Dr. Kenworth W. Moffett, from "Post-Color Field Painting"

Moffett's Artletter Special Supplement #2, March, 1986.

The following is a discussion of the work of some of our best younger abstract painters. All are in their thirties and forties except Walter Darby Bannard who is just over fifty, but who belongs with this younger group. This group looks past- or through- the second generation, the "color field" painters, to the first generation, the Abstract Expressionists. In this they obey what Walter Friedlander called the "grandfather law'; the tendency of a generation to go beyond the immediately preceding "father's" generation by turning to the "grandfather" generation. In the case of this new third wave or generation the link to the first generation is Olitski who brought in a new painterliness after the middle sixties . . . . 

If the general movement of style is toward three dimensions, the most dramatic individual breakthroughs usually come as a new kind of drawing or figuration. It is their distinctive figuration that makes the work of Poons and Roth seem so unique. It is a figuration that escapes both gesture and geometry and appears to be the accidental result of the vagaries of the materials and impersonal forces. This is the same species of figuration that we find in Pollock and Olitski. And it is the kind of figuration we find again in one of the most striking talents of the new wave, Graham Peacock.

An Englishman living in Edmonton, Peacock is one of the best informed and most ambitious of the abstract painters under fifty. By ambitious here I mean the irresistable drive to create something dramatically his own. To this end Peacock has taken Poons as his model and from Poons comes his large scale experimentalism. This had led him as it did Poons, to a new and very distinctive kind of drawing. This results from the cracking or "crazing" which occurs when paint is applied wet on wet. Until now painters have always tried to avoid cracking but Peacock works to induce and cultivate it.' This involves working on the floor, using huge amounts of paint, accelerating the drying process with large fans and mixing the color with cracking in mind. The resultant "drawing" is electric, aggressive and has an intensity of detail that is altogether new to abstract painting. The only analogy I know is the physical surfaces and jagged profiles of Clifford Still. But Still had to paint his edges by hand with a pallet knife and to that extent his "impersonal" edges always retain a certain traditional artfulness. Like Poons, Peacock lets his invented procedure do his drawing for him. He lets the painting paint itself and indeed Peacock is more "passive" in this respect than any of his colleagues. Also Peacock's figuration completely escapes any sympathy with the geo?metric regularity of the support. In fact it is so strong and expansive that it virtually demands a powerful external picture shape to contain it (so far Peacock has used a whole range of odd but regular external shapes: an oval, a tear drop, a triangle, a diamond).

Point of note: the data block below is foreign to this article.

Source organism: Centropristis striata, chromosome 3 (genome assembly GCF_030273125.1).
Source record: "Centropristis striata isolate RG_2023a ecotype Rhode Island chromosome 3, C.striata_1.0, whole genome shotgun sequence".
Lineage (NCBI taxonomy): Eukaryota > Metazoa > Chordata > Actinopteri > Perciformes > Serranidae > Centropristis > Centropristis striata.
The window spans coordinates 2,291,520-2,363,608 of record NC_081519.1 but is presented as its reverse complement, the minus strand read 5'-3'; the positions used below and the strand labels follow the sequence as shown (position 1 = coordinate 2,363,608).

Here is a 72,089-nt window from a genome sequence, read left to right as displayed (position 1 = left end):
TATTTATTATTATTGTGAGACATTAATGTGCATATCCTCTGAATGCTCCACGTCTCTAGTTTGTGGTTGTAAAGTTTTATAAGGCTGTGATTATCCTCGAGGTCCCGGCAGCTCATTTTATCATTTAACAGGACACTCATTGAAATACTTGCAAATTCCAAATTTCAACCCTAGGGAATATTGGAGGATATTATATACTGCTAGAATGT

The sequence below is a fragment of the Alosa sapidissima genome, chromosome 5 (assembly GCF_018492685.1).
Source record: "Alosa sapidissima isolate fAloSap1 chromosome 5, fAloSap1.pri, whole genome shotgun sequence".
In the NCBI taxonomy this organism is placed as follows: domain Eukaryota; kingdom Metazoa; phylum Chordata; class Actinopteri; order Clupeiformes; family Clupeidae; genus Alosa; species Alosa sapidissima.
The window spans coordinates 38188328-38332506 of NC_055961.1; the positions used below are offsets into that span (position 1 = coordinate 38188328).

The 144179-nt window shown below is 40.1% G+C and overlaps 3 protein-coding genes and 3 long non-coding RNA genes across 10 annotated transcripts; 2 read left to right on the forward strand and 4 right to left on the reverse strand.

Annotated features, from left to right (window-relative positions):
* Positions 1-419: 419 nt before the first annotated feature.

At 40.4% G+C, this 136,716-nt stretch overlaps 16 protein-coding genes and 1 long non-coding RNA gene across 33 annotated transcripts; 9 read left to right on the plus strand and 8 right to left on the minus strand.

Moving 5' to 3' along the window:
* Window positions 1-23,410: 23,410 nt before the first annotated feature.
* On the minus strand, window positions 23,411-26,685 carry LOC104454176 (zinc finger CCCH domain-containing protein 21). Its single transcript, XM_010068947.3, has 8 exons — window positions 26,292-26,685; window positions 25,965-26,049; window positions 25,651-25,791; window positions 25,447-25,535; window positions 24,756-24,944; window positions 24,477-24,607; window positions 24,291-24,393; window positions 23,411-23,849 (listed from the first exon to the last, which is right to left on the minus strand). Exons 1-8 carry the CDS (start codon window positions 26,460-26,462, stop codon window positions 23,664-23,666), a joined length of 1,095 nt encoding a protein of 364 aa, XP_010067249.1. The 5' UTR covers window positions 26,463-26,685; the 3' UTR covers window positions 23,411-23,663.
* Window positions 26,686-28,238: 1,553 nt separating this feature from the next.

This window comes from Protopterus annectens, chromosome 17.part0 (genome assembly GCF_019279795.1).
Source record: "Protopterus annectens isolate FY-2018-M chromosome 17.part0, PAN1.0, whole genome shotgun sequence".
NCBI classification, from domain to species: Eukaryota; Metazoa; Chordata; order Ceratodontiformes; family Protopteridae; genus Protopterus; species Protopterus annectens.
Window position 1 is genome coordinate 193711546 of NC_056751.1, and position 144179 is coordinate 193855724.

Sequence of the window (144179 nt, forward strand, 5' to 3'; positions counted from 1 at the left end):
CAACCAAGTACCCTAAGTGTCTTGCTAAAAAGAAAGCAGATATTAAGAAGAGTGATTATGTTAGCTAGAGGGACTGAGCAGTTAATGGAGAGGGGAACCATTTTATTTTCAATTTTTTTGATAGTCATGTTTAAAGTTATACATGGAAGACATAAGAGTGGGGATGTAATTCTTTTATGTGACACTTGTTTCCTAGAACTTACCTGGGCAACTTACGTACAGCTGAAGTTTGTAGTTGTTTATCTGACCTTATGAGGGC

Peacock's basically all-over, continuous surface incorporates within itself the most violently expressive figure-ground oppositions. He builds up layer upon layer like Poons and Olitski but the different levels finally confront each other side by side on the picture's surface. In this way his all-overness can accommodate or call forth bright, intense and contrasted "fauve" color, something that the fusion and tonalism of Olitski and Poons have more or less excluded. Peacock can be a very bold and original colorist. Usually he is at his best when he is most intense, saturated and even acidic, when his colors seem to burn. The only instances I know of his type of color and drawing are certain types of Oriental, British and American ceramics (in the history of ceramics, of course, the use of induced crazing and a "passive" approach to texture and pattern formation are common enough, but they are new to abstract painting) ...

Kenworth Moffett was curator first of contemporary art and then of all of 20th Century Art at the Museum of Fine Arts in Boston between 1970 and 1974; he was professor of art history at Wellesley College from 1968 to 1979; he has organized over fifty exhibitions of contemporary art; he has written many articles and catalogue introductions; also, he has written several books including Julius Meier?Graefe as Art Critic (1973), Kenneth Noland (1977), and Jules Olitski (1981 ). At present he is working on a book on Lawrence Poons to be published by Hudson Hill and has begun publication of Moffett 's Artletter March 1986.